DraftRams. The Home for everything involving the Rams Draft.

Click here to edit subtitle

In 2013 we saw an astounding number of Offensive Tackles and Offensive Lineman go early in the Draft; 2014 looks to be much of the same. Matthews, a member of the Matthew’s NFL Tree, will go into the Draft as one of the most notable as recognizable prospects.


Early Career

Up until his Senior Season Matthews played Right Tackle for the Aggies. His Junior Season was good enough to earn him First Team SEC Honors and he was a Second Team All-American. Opposite future #2 Overall pick, Luke Joeckel, some disputed that ,should he enter, Matthews was the superior prospect. Joeckel would go on to be selected by the Jacksonville Jaguars, while Jake Matthews would decide to stay at Texas A&M to prove himself at Left Tackle. There appeared to be little to stop Matthews from a smooth transition as he had all the skills necessary to slide over successfully.




Matthews comes in at 6’5, 305 LBs according to the team’s website. While neither of these are of concern, Matthews arms are not very long. A prototype Tackle has longer arms than Matthews possesses, but Matthews doesn’t put himself at a disadvantage, so you could argue it’s a non-issue.




Matthews is a very good athlete for his size; he has surprisingly good short area quickness, and when asked to get to the 2nd level and block he does so swiftly. He is very quick out of his set and has lightning fast feet. Matthews, overall, is a lot better athlete than he appears and he uses it extremely well. However, his overall strength is not on par with his athletic ability. He lacks complete strength and it can hinder him against excellent “speed to power” rushers. He has the body to add strength, but at this time, his power would be deemed average.




Matthews’ technique is elite. He wastes no steps, has consistent hand placement, fast feet, quick out of his stance, and displays an outstanding anchor. Matthews uses these all to his advantage, but he has a tendency to get beat in a variety of ways.

Run Blocking - In the run game, the Aggies ask him to get to the 2nd level and block linebackers a lot, and they also require him to perform a lot of cut blocks. As touched on above, Matthews is able to get to the second level in a very short amount of time, but once he gets there he struggles. He’ll often miss his intended target or not be able to remove them from the play as he intends to do; he tends to just get excited and lunge at the Linebacker and they are easily able to disengage or reroute around him. Another responsibility that Matthews has in the run game is to cut block; he’s unsurprisingly proficient at it.

9/10 Matthews is able to either knock his opponent down or at least do enough damage to make him a non-factor in the play on these types of blocks. When he’s asked to perform a traditional run block he’s fine as well. By no means is he a “nasty” or “mean” run blocker like some of his counterparts but he is a good one.

Pass Blocking - Matthews holds his own against the pass most of the time. He’s an odd study due to the amount of contain rush he faces, which means he often is just blocking a non-rushing player. As detailed above, his technique is excellent but his overall strength holds him back some. His technique looks the same on every play; it’s consistent from the feet up. That’s a huge plus for him, but his biggest thing he has going for him is his anchor. His anchor allows him to maintain his block even when he’s getting beat. His anchor is the best I’ve studied so far. Matthews doesn’t have trouble with speed rushers, but with rushers that are excellent in speed to power rushing, he struggles heftily.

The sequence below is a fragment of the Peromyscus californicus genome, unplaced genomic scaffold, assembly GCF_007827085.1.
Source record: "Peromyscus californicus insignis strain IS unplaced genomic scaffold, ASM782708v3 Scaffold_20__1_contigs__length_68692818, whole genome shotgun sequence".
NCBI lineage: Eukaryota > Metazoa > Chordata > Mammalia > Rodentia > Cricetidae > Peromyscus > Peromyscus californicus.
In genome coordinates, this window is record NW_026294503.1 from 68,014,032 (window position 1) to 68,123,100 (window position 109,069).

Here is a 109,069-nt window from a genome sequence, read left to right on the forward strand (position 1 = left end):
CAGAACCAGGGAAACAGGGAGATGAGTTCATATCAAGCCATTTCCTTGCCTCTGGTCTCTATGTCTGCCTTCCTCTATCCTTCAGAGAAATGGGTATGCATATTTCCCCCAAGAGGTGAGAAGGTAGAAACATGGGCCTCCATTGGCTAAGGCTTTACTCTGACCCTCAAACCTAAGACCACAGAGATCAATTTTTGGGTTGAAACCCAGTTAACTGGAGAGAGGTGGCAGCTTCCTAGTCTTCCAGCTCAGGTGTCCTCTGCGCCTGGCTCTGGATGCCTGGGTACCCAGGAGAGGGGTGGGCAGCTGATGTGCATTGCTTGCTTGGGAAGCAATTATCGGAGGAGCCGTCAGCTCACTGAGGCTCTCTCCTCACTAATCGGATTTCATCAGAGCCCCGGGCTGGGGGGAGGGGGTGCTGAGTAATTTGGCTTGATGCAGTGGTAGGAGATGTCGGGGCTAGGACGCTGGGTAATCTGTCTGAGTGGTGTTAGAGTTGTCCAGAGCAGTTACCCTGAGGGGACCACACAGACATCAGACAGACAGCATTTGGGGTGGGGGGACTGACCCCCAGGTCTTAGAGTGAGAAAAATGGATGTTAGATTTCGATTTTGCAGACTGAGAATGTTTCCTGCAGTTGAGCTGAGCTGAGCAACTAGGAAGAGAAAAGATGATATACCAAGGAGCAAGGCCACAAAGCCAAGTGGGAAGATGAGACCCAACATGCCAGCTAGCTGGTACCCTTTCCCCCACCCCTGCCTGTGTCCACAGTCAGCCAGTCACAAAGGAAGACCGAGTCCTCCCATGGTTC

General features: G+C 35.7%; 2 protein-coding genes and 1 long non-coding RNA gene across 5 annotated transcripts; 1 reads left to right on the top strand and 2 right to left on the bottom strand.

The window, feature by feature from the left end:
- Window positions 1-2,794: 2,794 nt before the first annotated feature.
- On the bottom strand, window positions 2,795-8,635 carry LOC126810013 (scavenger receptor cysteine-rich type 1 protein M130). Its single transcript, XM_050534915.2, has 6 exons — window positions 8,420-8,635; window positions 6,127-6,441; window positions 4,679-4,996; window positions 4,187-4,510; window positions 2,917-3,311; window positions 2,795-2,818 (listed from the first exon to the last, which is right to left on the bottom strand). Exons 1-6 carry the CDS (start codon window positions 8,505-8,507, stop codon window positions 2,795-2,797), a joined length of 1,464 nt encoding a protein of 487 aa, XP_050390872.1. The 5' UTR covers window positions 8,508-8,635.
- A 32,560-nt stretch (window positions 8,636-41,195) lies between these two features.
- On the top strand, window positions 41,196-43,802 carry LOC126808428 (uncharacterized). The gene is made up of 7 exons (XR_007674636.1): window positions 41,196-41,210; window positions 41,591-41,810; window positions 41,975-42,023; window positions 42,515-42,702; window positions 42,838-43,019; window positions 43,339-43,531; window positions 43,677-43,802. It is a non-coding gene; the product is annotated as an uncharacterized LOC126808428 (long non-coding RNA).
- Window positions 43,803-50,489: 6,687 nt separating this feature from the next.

Team Faced

 Outside Move

 Inside Move

 Bull Rush

 Outside %

 Inside %

 Bull Rush %

Total %





 100.00 %

 87.50 %

 88.88 %

90.90 %





 62.50 %

 71.42 %

 100.00 %

75.86 %





  66.66 % 

 100.00 %

 80.00 %

78.26 %





 83.33 %

 62.50 %

 83.33 %

75.00 %





100.00 % 

 100.00 %

 91.66 %

95.65 %





82.49 %

84.28 %

88.77 %

83.13 %
*7-0 means 7 wins, 0 losses in pass pro. Percent is success rate* This describes Matthews well, as he really is a model of consistency.His Outside rush is his lowest total, but he is still able to stop them from causing pressure more than 80% of the time. Critique: On outside moves, while he’s usually pretty stable at it, he needs to work on consistently getting in front of his man and not relying on his base.

Here he got run by and was unable to get in front of his man resulting in him losing and allowing the sack.. On inside moves he would be best served just to be more aggressive. When he gets initial contact his man is done, but too often he allows the man to shoot the gap or perform a spin; in general, he would be better off being more aggressive than he traditionally is. For the bull rush his anchor helps him out a lot, but as said numerous times already, he needs to add power.




Jake Matthews is a terrific player with a fantastic skillset, but he still has work to do. His technique sets him above a lot of the other players but he still has his fair sure of things to work on to prosper in the NFL. He’ll add power to his body in an NFL weight room which should help him develop into a fine NFL Tackle. He provides a lot of value because of his ability and experience to play at both Left and Right Tackle where other players may struggle (see Luke Joeckel and Eric Fisher). I see him as a Mid-First Round player, but he’ll go much higher.


Fit With the Rams

Matthews is a player that will likely be a top the Rams Big Board by the time of the draft. We have a need at Right Tackle as Barksdale can easily be upgraded over and also at LT because of Jake Long’s questionable health. He’s a very realistic option at #2 for us and it’s likely that the higher ups will like him a lot. He would not be a surprise pick whatsoever, if he’s selected with our first pick.